SA bosses not on fat cat salaries

Johannesburg – South African business executives are not being paid too much in relation to their global peers, but the wage gap between executives and labourers could cause resentment.

This is according to Gerald Seegers, director of human resources at advisory firm PricewaterhouseCoopers (PwC), who was speaking at a corporate governance conference in Sandton on Wednesday.

"Relative to their global peers, SA executives are not paid too much," said Seegers.

PwC conducts an annual study into the remuneration trends of listed companies.

In the South African context, said Seegers, the politically sensitive issue is the wage gap between the salary packages of directors and labourers. The gap can be as high as 300 times (including performance bonuses) that of labourers.

"But the gap is not the highest," said Seegers. The basic pay gap (excluding performance bonuses) is about 30 times more than that of labourers in South Africa, in Malawi it is 107 times more.

Despite executive remuneration doubling between 2006 and 2009 to an average of R4m a year for large-cap companies, Seegers said SA remained in line with global trends. During the same period, the average labourer's pay increased by up to 30%.

"Executives are remunerated for ensuring sustained capital growth and earnings for shareholders and for continued employment," said Seegers.

He acknowledged that the fortunes of executives do not always reflect performance. "There's a perception that directors get paid even if companies do not perform, or even instances where executives cannot legitimately claim responsibility for the (good) performance of the company."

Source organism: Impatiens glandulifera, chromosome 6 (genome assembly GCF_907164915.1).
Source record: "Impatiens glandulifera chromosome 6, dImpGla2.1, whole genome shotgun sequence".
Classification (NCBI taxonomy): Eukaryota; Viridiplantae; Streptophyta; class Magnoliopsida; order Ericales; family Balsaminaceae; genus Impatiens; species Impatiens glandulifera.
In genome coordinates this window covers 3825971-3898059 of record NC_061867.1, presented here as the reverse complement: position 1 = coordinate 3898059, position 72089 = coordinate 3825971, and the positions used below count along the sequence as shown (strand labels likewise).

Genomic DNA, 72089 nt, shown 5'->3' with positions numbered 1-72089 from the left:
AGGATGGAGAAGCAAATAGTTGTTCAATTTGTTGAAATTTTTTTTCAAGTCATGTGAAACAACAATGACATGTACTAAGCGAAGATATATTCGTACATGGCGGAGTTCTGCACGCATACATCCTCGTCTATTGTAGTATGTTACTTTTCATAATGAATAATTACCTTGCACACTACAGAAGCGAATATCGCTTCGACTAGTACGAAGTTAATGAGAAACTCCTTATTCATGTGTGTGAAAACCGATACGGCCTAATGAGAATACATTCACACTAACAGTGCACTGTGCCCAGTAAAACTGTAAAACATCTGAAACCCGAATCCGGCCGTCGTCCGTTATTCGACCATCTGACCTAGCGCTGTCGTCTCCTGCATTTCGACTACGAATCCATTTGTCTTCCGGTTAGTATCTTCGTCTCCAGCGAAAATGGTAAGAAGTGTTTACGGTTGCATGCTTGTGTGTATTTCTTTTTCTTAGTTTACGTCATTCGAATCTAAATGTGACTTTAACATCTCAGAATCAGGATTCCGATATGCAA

In the latest annual executive pay study, Seegers urged remuneration committees of companies to consider shareholder and public perceptions, as well as economic conditions.

"They must be sensitive in deciding how to deal with underwater share grants as well as bonuses, particularly in sectors where the recession is still being felt – and especially in an economy where the lowest paid workers have annual salaries of around R42 000," said Seegers.

"This equates to a pay gap in the order of 250 to 300 times."

Referring to King III compliance, Seegers said a major focus areas for remuneration committees should be to re-evaluate the appropriateness of performance conditions and targets in respect of short- and long-term incentive plans. "They must also revisit levels of disclosure, and ensure they are prepared for greater shareholder consultation and AGM discussions."


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